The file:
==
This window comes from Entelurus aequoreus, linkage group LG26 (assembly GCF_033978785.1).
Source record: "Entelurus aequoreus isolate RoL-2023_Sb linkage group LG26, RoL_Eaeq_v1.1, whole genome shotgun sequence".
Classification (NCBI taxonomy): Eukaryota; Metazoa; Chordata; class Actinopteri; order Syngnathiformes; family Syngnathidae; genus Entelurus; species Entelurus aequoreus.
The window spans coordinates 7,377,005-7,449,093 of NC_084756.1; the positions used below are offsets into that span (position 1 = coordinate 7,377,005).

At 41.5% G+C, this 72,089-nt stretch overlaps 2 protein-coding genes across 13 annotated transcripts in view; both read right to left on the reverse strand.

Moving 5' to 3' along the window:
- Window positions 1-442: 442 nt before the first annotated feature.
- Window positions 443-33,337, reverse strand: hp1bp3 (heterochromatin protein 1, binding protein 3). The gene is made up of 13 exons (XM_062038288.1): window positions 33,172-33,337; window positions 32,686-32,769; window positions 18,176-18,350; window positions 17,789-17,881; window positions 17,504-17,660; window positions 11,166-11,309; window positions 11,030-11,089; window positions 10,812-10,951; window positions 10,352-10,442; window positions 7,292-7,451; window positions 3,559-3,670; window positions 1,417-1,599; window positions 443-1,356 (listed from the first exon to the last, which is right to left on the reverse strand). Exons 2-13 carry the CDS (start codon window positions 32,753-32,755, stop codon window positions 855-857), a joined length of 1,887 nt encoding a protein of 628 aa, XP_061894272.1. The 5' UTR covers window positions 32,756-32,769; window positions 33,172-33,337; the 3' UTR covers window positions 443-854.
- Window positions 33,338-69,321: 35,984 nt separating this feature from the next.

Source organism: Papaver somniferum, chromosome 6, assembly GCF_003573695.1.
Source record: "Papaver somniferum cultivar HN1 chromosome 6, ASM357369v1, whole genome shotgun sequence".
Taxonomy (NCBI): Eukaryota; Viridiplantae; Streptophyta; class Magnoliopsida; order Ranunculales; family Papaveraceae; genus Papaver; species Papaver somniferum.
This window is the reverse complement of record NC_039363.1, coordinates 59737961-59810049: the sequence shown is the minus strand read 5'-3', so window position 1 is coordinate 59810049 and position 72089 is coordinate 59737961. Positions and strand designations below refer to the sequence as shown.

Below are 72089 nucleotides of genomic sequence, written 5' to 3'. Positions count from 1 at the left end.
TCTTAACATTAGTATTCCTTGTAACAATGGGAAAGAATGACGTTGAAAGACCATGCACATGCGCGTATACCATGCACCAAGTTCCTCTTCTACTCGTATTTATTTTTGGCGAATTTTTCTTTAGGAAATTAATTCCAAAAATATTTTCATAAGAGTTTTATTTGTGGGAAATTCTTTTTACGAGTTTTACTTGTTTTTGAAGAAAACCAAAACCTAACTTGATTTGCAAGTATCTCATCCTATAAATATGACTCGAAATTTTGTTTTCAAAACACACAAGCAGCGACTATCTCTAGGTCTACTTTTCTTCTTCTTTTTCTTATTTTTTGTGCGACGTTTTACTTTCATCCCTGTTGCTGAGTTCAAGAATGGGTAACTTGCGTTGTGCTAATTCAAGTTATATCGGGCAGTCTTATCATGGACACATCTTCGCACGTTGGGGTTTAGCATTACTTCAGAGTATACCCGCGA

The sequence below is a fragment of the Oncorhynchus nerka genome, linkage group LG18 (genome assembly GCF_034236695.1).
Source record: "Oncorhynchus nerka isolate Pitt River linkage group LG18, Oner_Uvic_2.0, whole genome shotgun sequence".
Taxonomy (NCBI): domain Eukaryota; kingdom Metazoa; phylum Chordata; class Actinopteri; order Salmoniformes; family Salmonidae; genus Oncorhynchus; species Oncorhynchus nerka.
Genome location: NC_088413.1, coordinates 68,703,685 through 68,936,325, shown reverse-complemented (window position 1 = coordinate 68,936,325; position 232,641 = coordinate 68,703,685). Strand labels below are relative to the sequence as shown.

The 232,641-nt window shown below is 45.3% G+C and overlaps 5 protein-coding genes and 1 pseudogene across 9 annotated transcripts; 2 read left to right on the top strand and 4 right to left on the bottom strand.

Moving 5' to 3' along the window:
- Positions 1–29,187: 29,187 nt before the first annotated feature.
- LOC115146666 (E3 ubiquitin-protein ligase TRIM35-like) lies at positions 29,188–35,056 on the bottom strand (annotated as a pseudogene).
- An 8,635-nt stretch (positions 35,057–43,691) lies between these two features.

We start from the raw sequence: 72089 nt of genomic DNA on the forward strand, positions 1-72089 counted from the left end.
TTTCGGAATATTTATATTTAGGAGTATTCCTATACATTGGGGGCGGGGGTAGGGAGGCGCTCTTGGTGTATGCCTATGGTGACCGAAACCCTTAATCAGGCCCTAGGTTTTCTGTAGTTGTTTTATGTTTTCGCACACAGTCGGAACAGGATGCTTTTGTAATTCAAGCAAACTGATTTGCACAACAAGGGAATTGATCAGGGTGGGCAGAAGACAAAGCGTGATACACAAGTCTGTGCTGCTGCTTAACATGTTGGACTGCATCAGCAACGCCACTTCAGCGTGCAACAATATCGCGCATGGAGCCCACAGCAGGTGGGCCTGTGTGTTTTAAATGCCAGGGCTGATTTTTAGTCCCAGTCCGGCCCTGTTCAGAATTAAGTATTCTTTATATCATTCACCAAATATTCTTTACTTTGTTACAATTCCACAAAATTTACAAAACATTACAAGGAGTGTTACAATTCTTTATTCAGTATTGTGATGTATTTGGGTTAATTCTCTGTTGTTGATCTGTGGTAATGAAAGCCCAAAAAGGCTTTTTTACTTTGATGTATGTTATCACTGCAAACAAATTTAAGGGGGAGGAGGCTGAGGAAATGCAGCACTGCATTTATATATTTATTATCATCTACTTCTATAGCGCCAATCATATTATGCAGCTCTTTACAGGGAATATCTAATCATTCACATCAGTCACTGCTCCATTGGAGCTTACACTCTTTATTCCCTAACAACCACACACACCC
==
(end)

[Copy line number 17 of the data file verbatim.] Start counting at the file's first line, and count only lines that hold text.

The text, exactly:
Source record: "Oncorhynchus nerka isolate Pitt River linkage group LG18, Oner_Uvic_2.0, whole genome shotgun sequence".